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The Cost of Cut Flowers

The Cost of Cut Flowers

Ever wondered how those beautiful flowers arrived in your arms or even where they are from?

Apart from being delivered to you by the love of your life or apology or thank you, have you ever wondered about the rest of the story behind those cut flowers?

Especially flower nirvana - Valentine's Day. We all know, or at least have a sneaking suspicion that Valentine's Day is a marketing exercise and not really about love at all.

In the end, whoever started it and for why, it has become about love. And it is also about money - so much money that the global cut flower industry matches the GDP of several countries.

And that makes it a money machine. When there is that much money involved, people start to behave badly. And the cut-flower industry is no different. Cut-flowers are all about chemicals and because you don't eat them, no one really cares. But you should. The cut-flower industry is a short-cycle production process that requires the extensive use of agrochemicals which have a negative effect on the air, soil and water supply.

Cut flowers are also about travel miles. The world's biggest producers of flowers are increasingly low labour cost, good climate countries like Colombia, Kenya, Ecuador and Ethiopia. Your first instincts might be that this is a good thing because jobs are going to those who need them most. The problem is not the labour, but the mass destruction of the country's natural resources, the replacement of food crops and ultimate ability to keep those same people healthy.

Apart from travel miles and the high chemical use in the production of flowers, there is the high use of water. To put this in perspective, half the water from Lake Naivasha in Kenya is used for the Kenyan floriculture industry. Half!  Eventually you have to stop and ask whether the water, chemicals, land, air-miles and carbon footprint used for the week's life or cut-flowers wouldn’t be better used elsewhere?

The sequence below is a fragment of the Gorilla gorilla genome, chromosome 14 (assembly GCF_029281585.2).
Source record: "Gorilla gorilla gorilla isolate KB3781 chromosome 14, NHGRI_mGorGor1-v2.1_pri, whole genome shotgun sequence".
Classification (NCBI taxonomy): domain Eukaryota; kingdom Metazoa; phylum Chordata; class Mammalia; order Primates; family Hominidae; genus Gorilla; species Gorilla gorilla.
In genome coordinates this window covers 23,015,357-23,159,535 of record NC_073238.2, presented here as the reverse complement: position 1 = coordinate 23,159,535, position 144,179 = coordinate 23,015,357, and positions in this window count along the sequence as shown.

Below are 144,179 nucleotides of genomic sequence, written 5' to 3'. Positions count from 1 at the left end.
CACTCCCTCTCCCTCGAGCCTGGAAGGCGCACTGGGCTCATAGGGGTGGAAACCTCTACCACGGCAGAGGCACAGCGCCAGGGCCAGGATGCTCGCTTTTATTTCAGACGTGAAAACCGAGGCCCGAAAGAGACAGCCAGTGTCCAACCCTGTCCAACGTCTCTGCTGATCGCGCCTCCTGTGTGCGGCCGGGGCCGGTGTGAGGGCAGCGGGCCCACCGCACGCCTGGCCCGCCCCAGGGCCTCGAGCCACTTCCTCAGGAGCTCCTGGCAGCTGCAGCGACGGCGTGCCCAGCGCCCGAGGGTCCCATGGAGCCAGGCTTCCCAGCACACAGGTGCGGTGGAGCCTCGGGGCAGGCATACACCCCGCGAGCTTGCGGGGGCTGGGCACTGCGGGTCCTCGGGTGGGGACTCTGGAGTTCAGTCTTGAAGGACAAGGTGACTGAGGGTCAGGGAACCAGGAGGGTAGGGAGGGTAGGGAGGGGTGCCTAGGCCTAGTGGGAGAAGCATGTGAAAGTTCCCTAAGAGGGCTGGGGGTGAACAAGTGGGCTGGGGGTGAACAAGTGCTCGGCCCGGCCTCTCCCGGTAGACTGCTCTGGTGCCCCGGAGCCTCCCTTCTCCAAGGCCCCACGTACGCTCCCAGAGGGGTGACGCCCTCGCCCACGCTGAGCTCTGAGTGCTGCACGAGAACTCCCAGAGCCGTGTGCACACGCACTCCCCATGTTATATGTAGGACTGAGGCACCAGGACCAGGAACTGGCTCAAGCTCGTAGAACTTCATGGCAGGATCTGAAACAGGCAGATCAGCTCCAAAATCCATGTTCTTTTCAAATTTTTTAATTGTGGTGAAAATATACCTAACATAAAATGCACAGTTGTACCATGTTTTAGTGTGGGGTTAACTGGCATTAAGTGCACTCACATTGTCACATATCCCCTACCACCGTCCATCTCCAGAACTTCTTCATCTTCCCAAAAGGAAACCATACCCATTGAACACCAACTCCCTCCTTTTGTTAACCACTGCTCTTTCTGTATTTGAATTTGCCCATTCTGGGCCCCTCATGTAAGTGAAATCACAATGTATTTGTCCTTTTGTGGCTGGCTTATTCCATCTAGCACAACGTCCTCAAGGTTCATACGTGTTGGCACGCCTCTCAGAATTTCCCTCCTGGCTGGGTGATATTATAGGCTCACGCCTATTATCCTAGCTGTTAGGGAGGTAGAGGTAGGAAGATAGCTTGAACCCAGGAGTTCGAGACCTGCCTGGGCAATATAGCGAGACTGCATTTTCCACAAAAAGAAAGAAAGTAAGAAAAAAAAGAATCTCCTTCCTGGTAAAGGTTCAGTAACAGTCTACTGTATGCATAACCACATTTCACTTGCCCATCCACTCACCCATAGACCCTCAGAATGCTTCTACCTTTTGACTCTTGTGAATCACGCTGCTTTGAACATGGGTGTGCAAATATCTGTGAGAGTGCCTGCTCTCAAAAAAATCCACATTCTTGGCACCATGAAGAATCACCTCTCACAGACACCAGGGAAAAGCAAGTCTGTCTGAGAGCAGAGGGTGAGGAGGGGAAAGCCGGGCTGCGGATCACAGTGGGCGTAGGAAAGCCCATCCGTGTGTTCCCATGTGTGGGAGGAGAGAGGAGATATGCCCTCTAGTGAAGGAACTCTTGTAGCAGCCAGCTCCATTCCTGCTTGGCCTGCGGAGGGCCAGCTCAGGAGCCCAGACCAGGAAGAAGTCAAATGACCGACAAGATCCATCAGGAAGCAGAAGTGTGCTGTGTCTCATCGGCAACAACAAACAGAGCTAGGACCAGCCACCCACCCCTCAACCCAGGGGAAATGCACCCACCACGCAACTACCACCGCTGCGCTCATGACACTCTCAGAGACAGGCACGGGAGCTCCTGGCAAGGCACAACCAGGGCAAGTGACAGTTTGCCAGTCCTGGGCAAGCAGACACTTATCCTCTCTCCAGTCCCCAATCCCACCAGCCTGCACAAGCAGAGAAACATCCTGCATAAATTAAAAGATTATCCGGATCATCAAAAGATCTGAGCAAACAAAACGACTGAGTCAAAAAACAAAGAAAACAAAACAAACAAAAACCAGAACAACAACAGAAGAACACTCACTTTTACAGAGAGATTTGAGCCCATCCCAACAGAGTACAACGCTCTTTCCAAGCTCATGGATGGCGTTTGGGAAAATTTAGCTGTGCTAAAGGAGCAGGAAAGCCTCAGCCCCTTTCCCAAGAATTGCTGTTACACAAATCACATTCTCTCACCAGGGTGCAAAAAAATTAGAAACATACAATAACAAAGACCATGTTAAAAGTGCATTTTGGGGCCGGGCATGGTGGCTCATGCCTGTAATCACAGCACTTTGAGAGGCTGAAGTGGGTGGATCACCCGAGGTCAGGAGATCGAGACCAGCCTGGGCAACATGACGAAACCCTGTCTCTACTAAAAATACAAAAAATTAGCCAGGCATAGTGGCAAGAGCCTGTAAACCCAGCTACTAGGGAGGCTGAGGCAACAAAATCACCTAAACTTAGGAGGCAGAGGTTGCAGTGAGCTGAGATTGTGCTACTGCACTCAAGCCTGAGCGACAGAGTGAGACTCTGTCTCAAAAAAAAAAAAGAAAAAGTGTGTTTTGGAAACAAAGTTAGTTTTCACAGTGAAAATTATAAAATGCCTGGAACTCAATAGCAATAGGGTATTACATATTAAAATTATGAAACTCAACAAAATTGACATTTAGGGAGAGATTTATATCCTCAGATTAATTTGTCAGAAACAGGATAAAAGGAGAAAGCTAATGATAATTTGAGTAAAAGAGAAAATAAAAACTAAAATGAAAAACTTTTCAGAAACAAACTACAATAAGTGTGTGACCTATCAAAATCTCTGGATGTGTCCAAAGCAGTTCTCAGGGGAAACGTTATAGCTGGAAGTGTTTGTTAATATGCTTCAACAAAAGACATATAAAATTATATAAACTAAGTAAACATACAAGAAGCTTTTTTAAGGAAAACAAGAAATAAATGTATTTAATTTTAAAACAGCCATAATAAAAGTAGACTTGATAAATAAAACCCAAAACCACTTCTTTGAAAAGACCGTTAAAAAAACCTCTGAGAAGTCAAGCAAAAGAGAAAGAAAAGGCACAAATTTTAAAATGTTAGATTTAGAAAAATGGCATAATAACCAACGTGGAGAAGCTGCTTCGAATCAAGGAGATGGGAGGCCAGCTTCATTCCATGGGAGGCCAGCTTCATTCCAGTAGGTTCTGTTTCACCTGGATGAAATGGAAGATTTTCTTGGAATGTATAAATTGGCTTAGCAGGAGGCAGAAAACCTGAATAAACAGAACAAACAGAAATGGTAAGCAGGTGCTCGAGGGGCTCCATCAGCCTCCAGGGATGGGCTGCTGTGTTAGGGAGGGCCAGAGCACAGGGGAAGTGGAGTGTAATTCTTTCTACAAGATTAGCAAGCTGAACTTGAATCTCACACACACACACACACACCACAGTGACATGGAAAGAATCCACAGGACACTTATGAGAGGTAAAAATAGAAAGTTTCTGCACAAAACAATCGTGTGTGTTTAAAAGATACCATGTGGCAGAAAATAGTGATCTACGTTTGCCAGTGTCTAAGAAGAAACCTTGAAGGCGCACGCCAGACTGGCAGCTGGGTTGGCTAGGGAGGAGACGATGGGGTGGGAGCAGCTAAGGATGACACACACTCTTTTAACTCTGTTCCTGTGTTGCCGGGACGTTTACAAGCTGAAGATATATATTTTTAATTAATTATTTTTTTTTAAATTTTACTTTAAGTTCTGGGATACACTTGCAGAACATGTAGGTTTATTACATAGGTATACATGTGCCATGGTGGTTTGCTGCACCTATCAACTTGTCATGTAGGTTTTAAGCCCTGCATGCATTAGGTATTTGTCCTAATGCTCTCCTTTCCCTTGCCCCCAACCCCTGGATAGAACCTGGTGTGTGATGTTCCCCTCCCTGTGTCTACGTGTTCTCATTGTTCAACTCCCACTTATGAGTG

If you are going to give flowers on Valentine's Day or any special occasion, try and give low mileage, local flowers and support both a local grower and a lower emissions footprint. There are more and more totally gorgeous florists around who specialise in local flowers like Flowers at the Farm at Byron Bay. 

Or pick flowers some from your garden. A friend of mine met her future husband when he caught her stealing flowers from his front garden. (Not that I am advocating that kind of behaviour... ♥) Or give an interesting pot plant with herbs and use them to cook dinner together.

Make your own flowers together by doing a workshop with someone like Succulent Sisters. You can make something as beautiful as these and it's really simple!

Alternatively, send Fido the heart melter with a single flower and go to dinner. 

Statistical nirvana on cut flowers and travel miles can be found here on Eco Business.

Images: Unsplash : Brigitte Tohm | Lizzie | Gabor Juhansz | Celine Sayuri | Others: Flowers at the Farm & Little Urban Farmers
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